allzermalmer

Truth suffers from too much analysis

Posts Tagged ‘Socrates’

Gnostic and Agnostic Breakdown

Posted by allzermalmer on August 2, 2013

The main interest is of Agnosticism, and this by default can have some implication with Atheism and Theism.

It will be supposed that Agnosticism is about lack of knowledge or not knowing. Gnosticism will be about having knowledge or knowing. It will be supposed that to have knowledge of a claim, then that claim is Justified, True, and it is Believed.

(Gnostic) K=JTB
(Agnostic) ~K= (A1) NJTB v (A2) JNTB v (A3) JTNB v (A4) NJNTNB

There are four ways to agnosticism, but there is only one way to gnosticism.

(A1) Claim isn’t Justified & Claim is True & Claim is Believed.
(A2) Claim is Justified & Claim isn’t True & Claim is Believed.
(A3) Claim is Justified & Claim is True & Claim isn’t Believed.
(A4) Claim isn’t Justified & Claim isn’t True & Claim isn’t Believed.

(Gnostic Socrates) If Socratesl knows the claim p, then Socrates claim is Justified, True, and Believed by the Socrates.

(Agnostic Socrates) If Socrates doesn’t know the claim p, then…
(A1) Socrates claim isn’t Justified, but Socrates believes the claim and it’s True.
(A2) Socrates claim isn’t True, but Socrates claim is Justified and Believed.
(A3) Socrates claim isn’t Believed, but Socrates claim is Justified and it’s True.
(A4) Socrates claim isn’t Justified, isn’t Believed, and isn’t True.

Suppose that p is “there exists a deity”. So ~p stands for “there doesn’t exist a deity”.

(i)Kp= Socrates knows there exists a deity.
(ii) K~p= Socrates knows that there doesn’t exist a deity.

(iii) ~Kp= Socrates doesn’t know that there exists a deity.
(iv) ~K~p= Socrates doesn’t know that there doesn’t exist a deity.

Assume Socrates doesn’t know that the earth is flat. This is because Socrates knows that the earth isn’t flat. Socrates knowing that the earth isn’t flat implies that it is true that the earth isn’t flat. Socrates can’t know false things (but can believe false things), so Socrates doesn’t know that the earth is flat, especially because Socrates knows that the earth isn’t flat.

So it becomes obvious that:

(i) Kp doesn’t forbid ~K~p:: Socrates knows that there exists a deity doesn’t forbid Socrates doesn’t know there doesn’t exist a deity.

(ii) K~p doesn’t forbid ~Kp:: Socrates knows that there doesn’t exist a deity doesn’t forbid Socrates doesn’t know that there exists a deity.

(iii) ~Kp doesn’t forbid (ii) K~p :: Socrates doesn’t know there exists a deity doesn’t forbid Socrates knows there doesn’t exist a deity.

(iv) ~K~p doesn’t forbid (i) Kp :: Socrates doesn’t know there doesn’t exist a deity doesn’t forbid Socrates knows there does exist a deity.

(iii) or (iv) doesn’t imply that Gnostic, but can be Gnostic. (A1)-(A4) show some reasons on why (iii) and (iv) don’t necessarily imply, but don’t forbid, being Gnostic.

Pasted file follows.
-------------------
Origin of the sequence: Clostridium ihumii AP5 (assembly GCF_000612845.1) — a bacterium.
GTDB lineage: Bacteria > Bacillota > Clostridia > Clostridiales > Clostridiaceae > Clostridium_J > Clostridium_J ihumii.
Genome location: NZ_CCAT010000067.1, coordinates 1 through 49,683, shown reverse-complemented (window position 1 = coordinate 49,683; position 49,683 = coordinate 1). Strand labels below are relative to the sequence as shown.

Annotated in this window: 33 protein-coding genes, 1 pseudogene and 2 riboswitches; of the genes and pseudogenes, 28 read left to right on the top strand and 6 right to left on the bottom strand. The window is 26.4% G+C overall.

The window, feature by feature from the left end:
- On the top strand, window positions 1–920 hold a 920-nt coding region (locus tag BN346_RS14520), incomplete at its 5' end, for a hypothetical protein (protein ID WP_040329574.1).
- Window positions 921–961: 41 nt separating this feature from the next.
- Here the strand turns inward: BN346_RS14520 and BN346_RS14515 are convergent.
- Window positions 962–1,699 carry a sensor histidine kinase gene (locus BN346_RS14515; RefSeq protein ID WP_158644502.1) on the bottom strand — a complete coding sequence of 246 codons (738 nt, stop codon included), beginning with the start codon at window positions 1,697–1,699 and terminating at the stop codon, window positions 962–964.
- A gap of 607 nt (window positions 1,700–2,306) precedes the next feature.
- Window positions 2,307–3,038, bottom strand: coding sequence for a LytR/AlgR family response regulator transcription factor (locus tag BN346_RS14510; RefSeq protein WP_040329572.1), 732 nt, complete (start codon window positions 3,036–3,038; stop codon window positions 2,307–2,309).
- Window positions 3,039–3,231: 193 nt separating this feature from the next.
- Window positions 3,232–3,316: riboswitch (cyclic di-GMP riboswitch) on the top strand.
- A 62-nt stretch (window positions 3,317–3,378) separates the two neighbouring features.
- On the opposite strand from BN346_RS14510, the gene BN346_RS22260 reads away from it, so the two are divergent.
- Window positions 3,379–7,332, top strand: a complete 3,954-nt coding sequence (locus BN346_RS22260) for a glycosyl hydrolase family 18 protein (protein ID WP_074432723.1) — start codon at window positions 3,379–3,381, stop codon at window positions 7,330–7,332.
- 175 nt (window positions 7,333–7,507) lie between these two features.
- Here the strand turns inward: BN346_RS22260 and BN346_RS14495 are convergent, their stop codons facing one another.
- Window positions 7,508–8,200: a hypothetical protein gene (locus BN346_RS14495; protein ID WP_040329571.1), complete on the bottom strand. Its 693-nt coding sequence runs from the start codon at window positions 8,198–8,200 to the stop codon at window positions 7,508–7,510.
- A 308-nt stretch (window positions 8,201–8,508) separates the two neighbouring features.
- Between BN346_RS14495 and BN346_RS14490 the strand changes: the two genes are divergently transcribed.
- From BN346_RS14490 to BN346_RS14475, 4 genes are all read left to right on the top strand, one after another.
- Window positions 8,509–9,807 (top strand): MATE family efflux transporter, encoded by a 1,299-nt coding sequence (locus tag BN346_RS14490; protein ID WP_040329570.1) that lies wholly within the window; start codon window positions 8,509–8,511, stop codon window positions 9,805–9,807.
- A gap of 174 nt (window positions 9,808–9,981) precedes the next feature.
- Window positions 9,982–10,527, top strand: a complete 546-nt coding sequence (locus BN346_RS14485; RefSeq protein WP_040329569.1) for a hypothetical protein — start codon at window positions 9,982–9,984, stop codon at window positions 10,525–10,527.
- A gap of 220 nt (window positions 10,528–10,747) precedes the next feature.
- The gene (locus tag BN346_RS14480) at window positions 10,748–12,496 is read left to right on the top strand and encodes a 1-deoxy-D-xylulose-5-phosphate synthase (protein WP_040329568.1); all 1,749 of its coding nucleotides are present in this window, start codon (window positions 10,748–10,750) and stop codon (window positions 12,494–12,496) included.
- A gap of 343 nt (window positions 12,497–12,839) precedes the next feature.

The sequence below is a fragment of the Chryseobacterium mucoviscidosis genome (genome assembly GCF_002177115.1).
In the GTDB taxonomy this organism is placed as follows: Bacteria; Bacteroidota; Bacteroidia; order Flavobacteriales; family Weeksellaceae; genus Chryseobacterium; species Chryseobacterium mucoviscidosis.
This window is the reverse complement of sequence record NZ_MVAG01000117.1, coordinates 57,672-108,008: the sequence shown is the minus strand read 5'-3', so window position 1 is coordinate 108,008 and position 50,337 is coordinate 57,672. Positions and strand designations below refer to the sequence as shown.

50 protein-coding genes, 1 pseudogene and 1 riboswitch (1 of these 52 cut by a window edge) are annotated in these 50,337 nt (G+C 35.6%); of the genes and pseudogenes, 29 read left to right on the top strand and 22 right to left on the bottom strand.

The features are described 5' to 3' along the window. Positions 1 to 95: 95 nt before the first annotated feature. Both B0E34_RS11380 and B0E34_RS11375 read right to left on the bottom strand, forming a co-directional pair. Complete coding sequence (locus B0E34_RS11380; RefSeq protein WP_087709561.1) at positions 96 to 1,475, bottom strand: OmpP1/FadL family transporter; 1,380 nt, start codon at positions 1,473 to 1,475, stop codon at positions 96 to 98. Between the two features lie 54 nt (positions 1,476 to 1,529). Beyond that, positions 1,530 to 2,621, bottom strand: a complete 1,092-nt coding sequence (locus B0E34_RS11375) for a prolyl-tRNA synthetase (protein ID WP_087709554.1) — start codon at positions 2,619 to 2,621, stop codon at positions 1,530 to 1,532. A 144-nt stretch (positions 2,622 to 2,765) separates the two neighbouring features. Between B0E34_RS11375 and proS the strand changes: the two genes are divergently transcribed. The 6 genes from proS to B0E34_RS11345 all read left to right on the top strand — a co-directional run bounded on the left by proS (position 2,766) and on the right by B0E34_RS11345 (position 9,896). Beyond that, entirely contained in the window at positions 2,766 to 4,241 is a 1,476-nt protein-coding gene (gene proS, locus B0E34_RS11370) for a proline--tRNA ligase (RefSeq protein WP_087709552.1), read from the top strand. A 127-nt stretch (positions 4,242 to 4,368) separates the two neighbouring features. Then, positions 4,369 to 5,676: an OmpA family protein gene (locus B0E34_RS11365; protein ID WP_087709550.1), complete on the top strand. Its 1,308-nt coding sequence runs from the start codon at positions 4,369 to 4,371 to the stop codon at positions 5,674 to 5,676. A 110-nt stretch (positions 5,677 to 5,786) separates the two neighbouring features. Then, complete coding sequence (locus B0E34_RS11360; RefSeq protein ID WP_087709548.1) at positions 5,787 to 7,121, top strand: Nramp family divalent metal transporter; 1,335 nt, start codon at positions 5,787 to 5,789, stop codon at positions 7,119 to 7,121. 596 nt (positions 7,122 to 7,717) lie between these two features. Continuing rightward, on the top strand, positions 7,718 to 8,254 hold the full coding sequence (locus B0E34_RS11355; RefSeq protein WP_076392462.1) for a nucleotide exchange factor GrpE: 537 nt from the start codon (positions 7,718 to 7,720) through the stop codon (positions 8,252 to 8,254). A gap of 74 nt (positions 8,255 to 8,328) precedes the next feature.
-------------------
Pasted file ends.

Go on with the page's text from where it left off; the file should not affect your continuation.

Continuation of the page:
When it comes specifically to “there exists a deity”, it would mean that in order to be Agnostic on that claim, Socrates would have to take part of (iii) and (iv).

In order to be Agnostic, then Socrates doesn’t know there exists a deity and Socrates doesn’t know there doesn’t exist a deity.

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Lack of Knowledge implies Knowledge

Posted by allzermalmer on July 28, 2013

Socrates was once opined to have said that all he knows is that he doesn’t know anything, or I know that I don’t know.

There is a formal system known as epistemic logic. It deals with an epistemic operator, K. One of the epistemic logic is known as negative knowledge, in some sense.

Negative Knowledge: ~Kp –> K~Kp or CNKpKNKp

If I don’t know p then I know that I don’t know P. Not knowing p implies knowing that don’t know p.

If I don’t know what it looks like down at the center of the Earth (or Sun), then I know that I don’t know what it looks like down at the center of the Earth (or Sun).

Furthermore, from this Axiom, we may easily show that not knowing something implies knowing something.

All we need is our axiom of negative knowledge, CNKpKNKp, and the law of contraposition. This law, basically, states that we switch the antecedent (i.e. NKp) with the consequent (i.e. KNKp), and we negate both of those propositions when we switch their places.

By the law of contraposition and negative knowledge, we obtain CNKNKpNNKp.
Now we use the law of double negation to the consequent (i.e. NNKp), and we obtain CNKNKpKp.

We obtain that if we don’t know that we don’t something then we know something.

 

 

 

 

 

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Meno’s Paradox

Posted by allzermalmer on April 11, 2013

Meno: But how will you look for something when you don’t in the least know what it is? How on earth are you going to set up something you don’t know as the object of your search? To put it another way, even if you come right up against it, how will you know that what you have found is the thing you didn’t know?

Socrates: I understand what you mean, Meno. Do you see that an eristic argument you’re introducing, that it isn’t possible for one to inquire either into what one knows, or into what one doesn’t know? For one wouldn’t inquire into what one knows- for one knows it, and there’s no need to inquire into such a thing; nor into what one doesn’t know- for one doesn’t know what one is inquiring into.

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